In Ruelas’ social media discussion, one compliance officer in the audience mentioned that one of her employees was found to be taking pictures, that were perhaps in violation of HIPAA, and posting them on Snapchat, an image messaging app and social media outlet. She explained that in order to truly understand the problem she had asked younger people in her family to help explain Snapchat to her and had obtained the app for herself and started using it in an effort to understand how it functions. In this way, we can see how it possible to bridge the divide caused by social media use and embrace its existence in a health care setting. Ruelas explained to his audience, social media “runs through the veins” of its users and, therefore, assuming that they will not use it at work without having policies that explicitly prohibit or explain proper use of it is not a good avenue to go down.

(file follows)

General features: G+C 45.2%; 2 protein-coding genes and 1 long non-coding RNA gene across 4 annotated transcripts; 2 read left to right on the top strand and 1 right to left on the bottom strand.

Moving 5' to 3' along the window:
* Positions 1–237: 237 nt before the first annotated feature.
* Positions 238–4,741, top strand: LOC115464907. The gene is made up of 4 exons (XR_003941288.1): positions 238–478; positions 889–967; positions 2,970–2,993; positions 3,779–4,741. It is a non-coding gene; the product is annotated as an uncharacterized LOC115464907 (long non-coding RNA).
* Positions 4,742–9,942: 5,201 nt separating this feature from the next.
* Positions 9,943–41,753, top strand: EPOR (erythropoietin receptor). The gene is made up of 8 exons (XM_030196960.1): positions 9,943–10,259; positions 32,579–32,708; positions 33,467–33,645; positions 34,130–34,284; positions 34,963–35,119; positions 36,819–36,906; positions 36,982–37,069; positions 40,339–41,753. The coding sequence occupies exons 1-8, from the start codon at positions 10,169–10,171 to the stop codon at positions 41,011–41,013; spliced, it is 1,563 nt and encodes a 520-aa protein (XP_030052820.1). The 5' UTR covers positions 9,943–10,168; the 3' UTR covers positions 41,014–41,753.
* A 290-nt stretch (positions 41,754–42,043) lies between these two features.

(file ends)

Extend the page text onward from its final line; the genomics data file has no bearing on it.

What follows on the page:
As the role of social media takes up more of our lives, it takes more of our work as well. As such, it is promising to see how compliance professionals are embracing it as both a tool for their own networking and knowledge spreading and recognizing it as a potential outlet for compliance issues in the workplace. Although what happens in Vegas may stay in Vegas, what happens on social media is for the world to see, and, as such, compliance professionals should be on notice of that.